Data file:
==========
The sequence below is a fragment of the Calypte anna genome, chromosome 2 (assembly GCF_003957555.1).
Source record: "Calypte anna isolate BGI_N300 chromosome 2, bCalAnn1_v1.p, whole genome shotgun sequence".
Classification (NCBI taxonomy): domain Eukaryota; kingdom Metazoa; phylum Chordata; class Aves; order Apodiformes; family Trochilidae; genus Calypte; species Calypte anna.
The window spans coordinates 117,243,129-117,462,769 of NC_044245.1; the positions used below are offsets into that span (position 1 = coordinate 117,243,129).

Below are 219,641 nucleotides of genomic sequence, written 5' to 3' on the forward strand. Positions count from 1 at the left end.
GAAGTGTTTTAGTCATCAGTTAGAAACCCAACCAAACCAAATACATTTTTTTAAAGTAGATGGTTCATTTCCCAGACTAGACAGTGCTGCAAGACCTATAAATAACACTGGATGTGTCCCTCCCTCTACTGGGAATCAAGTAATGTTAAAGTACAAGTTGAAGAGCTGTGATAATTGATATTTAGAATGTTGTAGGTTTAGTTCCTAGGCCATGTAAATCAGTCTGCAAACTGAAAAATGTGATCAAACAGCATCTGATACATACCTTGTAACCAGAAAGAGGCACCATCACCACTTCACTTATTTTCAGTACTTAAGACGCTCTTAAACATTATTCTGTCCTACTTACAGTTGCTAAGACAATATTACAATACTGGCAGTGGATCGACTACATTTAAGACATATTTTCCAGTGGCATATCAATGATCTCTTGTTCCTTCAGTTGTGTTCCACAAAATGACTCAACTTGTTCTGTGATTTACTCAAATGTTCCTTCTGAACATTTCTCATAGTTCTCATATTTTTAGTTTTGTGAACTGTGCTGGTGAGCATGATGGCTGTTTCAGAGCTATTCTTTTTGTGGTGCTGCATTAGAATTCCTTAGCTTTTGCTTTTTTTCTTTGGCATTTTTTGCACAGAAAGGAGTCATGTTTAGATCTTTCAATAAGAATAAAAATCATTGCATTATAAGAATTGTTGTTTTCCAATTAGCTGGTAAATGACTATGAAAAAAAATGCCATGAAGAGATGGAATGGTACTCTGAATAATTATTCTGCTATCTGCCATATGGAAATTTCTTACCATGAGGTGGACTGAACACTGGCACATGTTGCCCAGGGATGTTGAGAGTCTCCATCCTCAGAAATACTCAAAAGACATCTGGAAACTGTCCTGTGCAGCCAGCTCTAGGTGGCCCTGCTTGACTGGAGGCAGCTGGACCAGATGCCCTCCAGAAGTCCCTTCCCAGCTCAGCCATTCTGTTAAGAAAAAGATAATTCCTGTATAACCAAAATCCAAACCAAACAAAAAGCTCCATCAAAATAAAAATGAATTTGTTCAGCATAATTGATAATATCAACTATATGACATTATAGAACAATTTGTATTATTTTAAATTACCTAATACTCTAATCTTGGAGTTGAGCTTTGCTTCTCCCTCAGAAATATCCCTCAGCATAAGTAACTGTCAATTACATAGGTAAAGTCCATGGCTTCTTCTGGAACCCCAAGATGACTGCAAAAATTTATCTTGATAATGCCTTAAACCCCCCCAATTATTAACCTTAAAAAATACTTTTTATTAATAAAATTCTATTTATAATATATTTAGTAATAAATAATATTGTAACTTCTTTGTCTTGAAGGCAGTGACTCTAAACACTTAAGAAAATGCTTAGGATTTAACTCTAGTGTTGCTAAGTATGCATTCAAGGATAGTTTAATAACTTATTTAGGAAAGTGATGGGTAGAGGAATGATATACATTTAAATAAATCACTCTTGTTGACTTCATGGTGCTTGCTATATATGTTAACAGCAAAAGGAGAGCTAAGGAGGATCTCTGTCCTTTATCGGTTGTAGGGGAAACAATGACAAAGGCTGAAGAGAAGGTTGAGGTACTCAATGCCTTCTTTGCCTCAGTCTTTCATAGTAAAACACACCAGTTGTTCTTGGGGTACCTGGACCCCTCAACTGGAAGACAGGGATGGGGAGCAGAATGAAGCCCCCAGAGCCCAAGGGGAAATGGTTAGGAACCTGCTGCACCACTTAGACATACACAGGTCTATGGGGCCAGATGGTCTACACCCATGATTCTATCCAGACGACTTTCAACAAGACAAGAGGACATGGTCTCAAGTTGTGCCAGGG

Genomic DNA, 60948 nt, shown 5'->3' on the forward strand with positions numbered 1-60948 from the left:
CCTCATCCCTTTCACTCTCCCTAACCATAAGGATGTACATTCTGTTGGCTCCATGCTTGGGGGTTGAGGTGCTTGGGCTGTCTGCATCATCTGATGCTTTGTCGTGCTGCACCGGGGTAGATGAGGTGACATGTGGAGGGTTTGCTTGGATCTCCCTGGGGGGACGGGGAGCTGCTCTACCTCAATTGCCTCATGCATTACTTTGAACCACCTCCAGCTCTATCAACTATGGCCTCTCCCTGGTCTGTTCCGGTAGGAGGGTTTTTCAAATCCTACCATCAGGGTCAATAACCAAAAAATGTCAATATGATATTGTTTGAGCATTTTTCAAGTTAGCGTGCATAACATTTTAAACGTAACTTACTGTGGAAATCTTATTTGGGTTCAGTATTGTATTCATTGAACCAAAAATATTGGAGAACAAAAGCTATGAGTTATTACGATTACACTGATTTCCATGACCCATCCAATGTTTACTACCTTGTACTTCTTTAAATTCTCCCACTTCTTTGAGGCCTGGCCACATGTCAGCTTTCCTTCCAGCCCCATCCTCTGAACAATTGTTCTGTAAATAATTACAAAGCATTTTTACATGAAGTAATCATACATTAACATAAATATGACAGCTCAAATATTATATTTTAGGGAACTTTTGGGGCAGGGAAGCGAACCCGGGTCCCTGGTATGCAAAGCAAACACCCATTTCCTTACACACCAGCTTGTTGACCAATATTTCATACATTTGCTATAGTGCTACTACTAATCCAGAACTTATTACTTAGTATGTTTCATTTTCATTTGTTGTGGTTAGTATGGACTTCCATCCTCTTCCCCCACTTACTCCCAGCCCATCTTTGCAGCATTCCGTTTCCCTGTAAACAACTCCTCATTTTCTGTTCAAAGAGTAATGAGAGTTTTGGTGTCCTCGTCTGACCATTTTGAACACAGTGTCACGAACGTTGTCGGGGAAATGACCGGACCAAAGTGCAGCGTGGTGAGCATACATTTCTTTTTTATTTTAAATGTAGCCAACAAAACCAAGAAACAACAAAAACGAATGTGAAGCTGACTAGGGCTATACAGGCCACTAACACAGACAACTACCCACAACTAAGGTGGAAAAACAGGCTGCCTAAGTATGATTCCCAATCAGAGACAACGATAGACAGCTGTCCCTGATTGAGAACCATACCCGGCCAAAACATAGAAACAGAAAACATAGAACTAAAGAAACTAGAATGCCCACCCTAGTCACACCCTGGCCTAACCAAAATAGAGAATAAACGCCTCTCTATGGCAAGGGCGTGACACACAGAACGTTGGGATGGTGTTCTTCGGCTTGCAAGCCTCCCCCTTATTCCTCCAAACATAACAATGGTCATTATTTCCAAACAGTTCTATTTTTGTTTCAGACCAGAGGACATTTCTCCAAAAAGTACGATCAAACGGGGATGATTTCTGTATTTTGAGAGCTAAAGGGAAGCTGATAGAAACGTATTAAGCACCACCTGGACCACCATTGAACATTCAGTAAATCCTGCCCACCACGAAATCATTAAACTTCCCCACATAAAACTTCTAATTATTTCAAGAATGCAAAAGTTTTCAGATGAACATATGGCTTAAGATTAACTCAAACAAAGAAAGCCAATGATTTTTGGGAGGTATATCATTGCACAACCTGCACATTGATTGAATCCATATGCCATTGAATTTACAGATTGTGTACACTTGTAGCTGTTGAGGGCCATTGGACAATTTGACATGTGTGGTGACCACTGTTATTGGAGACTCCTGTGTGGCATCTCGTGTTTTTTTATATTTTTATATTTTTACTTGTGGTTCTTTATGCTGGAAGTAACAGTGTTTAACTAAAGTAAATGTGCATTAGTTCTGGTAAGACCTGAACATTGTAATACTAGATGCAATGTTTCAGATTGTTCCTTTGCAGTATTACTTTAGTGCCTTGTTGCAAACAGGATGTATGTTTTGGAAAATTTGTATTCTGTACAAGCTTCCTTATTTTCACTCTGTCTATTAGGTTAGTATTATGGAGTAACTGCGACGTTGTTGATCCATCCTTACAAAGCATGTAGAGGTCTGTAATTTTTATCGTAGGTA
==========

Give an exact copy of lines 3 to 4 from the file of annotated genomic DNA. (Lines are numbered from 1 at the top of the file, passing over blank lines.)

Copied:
Classification (NCBI taxonomy): domain Eukaryota; kingdom Metazoa; phylum Chordata; class Aves; order Apodiformes; family Trochilidae; genus Calypte; species Calypte anna.
The window spans coordinates 117,243,129-117,462,769 of NC_044245.1; the positions used below are offsets into that span (position 1 = coordinate 117,243,129).